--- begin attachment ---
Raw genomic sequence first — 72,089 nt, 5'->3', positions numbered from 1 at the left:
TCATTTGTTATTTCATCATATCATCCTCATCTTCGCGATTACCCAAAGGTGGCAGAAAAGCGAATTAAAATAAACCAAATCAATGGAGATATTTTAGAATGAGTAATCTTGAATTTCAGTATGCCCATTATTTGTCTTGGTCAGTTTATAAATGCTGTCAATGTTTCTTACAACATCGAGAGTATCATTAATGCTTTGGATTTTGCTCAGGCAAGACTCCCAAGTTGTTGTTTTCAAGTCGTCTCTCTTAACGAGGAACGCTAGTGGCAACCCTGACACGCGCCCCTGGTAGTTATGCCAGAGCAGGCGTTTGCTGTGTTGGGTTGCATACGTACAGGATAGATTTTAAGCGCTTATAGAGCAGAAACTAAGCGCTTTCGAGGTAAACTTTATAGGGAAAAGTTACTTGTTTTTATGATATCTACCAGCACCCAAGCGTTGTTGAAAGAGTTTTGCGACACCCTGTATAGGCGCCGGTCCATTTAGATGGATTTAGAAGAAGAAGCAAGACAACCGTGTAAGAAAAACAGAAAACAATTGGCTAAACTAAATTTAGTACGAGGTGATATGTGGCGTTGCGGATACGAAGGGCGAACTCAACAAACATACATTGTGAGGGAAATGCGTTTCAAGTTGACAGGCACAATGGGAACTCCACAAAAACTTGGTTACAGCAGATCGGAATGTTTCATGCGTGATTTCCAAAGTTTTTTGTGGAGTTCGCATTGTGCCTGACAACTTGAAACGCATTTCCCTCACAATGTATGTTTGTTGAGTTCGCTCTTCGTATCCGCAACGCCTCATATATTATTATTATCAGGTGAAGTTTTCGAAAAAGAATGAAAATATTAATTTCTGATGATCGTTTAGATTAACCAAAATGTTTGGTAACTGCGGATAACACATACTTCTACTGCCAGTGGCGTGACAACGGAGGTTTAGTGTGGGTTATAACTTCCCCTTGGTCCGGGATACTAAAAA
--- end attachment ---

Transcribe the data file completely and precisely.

Raw genomic sequence first — 72,089 nt, 5'->3', positions numbered from 1 at the left:
TCATTTGTTATTTCATCATATCATCCTCATCTTCGCGATTACCCAAAGGTGGCAGAAAAGCGAATTAAAATAAACCAAATCAATGGAGATATTTTAGAATGAGTAATCTTGAATTTCAGTATGCCCATTATTTGTCTTGGTCAGTTTATAAATGCTGTCAATGTTTCTTACAACATCGAGAGTATCATTAATGCTTTGGATTTTGCTCAGGCAAGACTCCCAAGTTGTTGTTTTCAAGTCGTCTCTCTTAACGAGGAACGCTAGTGGCAACCCTGACACGCGCCCCTGGTAGTTATGCCAGAGCAGGCGTTTGCTGTGTTGGGTTGCATACGTACAGGATAGATTTTAAGCGCTTATAGAGCAGAAACTAAGCGCTTTCGAGGTAAACTTTATAGGGAAAAGTTACTTGTTTTTATGATATCTACCAGCACCCAAGCGTTGTTGAAAGAGTTTTGCGACACCCTGTATAGGCGCCGGTCCATTTAGATGGATTTAGAAGAAGAAGCAAGACAACCGTGTAAGAAAAACAGAAAACAATTGGCTAAACTAAATTTAGTACGAGGTGATATGTGGCGTTGCGGATACGAAGGGCGAACTCAACAAACATACATTGTGAGGGAAATGCGTTTCAAGTTGACAGGCACAATGGGAACTCCACAAAAACTTGGTTACAGCAGATCGGAATGTTTCATGCGTGATTTCCAAAGTTTTTTGTGGAGTTCGCATTGTGCCTGACAACTTGAAACGCATTTCCCTCACAATGTATGTTTGTTGAGTTCGCTCTTCGTATCCGCAACGCCTCATATATTATTATTATCAGGTGAAGTTTTCGAAAAAGAATGAAAATATTAATTTCTGATGATCGTTTAGATTAACCAAAATGTTTGGTAACTGCGGATAACACATACTTCTACTGCCAGTGGCGTGACAACGGAGGTTTAGTGTGGGTTATAACTTCCCCTTGGTCCGGGATACTAAAAA